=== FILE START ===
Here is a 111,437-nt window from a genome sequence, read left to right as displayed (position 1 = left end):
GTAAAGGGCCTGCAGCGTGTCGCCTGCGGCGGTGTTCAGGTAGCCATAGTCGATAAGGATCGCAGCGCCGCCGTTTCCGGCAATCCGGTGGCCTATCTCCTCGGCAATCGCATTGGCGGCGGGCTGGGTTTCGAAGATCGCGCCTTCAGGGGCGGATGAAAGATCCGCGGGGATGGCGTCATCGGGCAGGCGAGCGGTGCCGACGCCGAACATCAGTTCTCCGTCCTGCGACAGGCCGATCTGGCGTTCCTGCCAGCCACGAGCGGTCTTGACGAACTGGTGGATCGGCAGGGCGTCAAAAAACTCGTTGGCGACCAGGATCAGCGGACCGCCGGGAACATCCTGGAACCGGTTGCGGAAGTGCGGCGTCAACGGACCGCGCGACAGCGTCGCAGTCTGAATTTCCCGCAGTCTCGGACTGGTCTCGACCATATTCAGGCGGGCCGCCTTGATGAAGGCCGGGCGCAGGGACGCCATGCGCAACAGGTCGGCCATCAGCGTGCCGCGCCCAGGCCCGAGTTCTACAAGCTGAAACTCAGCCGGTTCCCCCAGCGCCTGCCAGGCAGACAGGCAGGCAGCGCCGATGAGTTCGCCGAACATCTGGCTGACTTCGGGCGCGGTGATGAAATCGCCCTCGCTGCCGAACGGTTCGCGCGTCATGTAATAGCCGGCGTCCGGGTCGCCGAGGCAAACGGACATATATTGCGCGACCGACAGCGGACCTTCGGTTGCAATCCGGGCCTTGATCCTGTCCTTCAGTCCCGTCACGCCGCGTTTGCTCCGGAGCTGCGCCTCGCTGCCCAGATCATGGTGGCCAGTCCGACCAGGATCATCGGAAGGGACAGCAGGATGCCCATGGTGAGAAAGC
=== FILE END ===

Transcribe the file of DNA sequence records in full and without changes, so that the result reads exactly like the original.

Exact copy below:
Here is a 111,437-nt window from a genome sequence, read left to right as displayed (position 1 = left end):
GTAAAGGGCCTGCAGCGTGTCGCCTGCGGCGGTGTTCAGGTAGCCATAGTCGATAAGGATCGCAGCGCCGCCGTTTCCGGCAATCCGGTGGCCTATCTCCTCGGCAATCGCATTGGCGGCGGGCTGGGTTTCGAAGATCGCGCCTTCAGGGGCGGATGAAAGATCCGCGGGGATGGCGTCATCGGGCAGGCGAGCGGTGCCGACGCCGAACATCAGTTCTCCGTCCTGCGACAGGCCGATCTGGCGTTCCTGCCAGCCACGAGCGGTCTTGACGAACTGGTGGATCGGCAGGGCGTCAAAAAACTCGTTGGCGACCAGGATCAGCGGACCGCCGGGAACATCCTGGAACCGGTTGCGGAAGTGCGGCGTCAACGGACCGCGCGACAGCGTCGCAGTCTGAATTTCCCGCAGTCTCGGACTGGTCTCGACCATATTCAGGCGGGCCGCCTTGATGAAGGCCGGGCGCAGGGACGCCATGCGCAACAGGTCGGCCATCAGCGTGCCGCGCCCAGGCCCGAGTTCTACAAGCTGAAACTCAGCCGGTTCCCCCAGCGCCTGCCAGGCAGACAGGCAGGCAGCGCCGATGAGTTCGCCGAACATCTGGCTGACTTCGGGCGCGGTGATGAAATCGCCCTCGCTGCCGAACGGTTCGCGCGTCATGTAATAGCCGGCGTCCGGGTCGCCGAGGCAAACGGACATATATTGCGCGACCGACAGCGGACCTTCGGTTGCAATCCGGGCCTTGATCCTGTCCTTCAGTCCCGTCACGCCGCGTTTGCTCCGGAGCTGCGCCTCGCTGCCCAGATCATGGTGGCCAGTCCGACCAGGATCATCGGAAGGGACAGCAGGATGCCCATGGTGAGAAAGC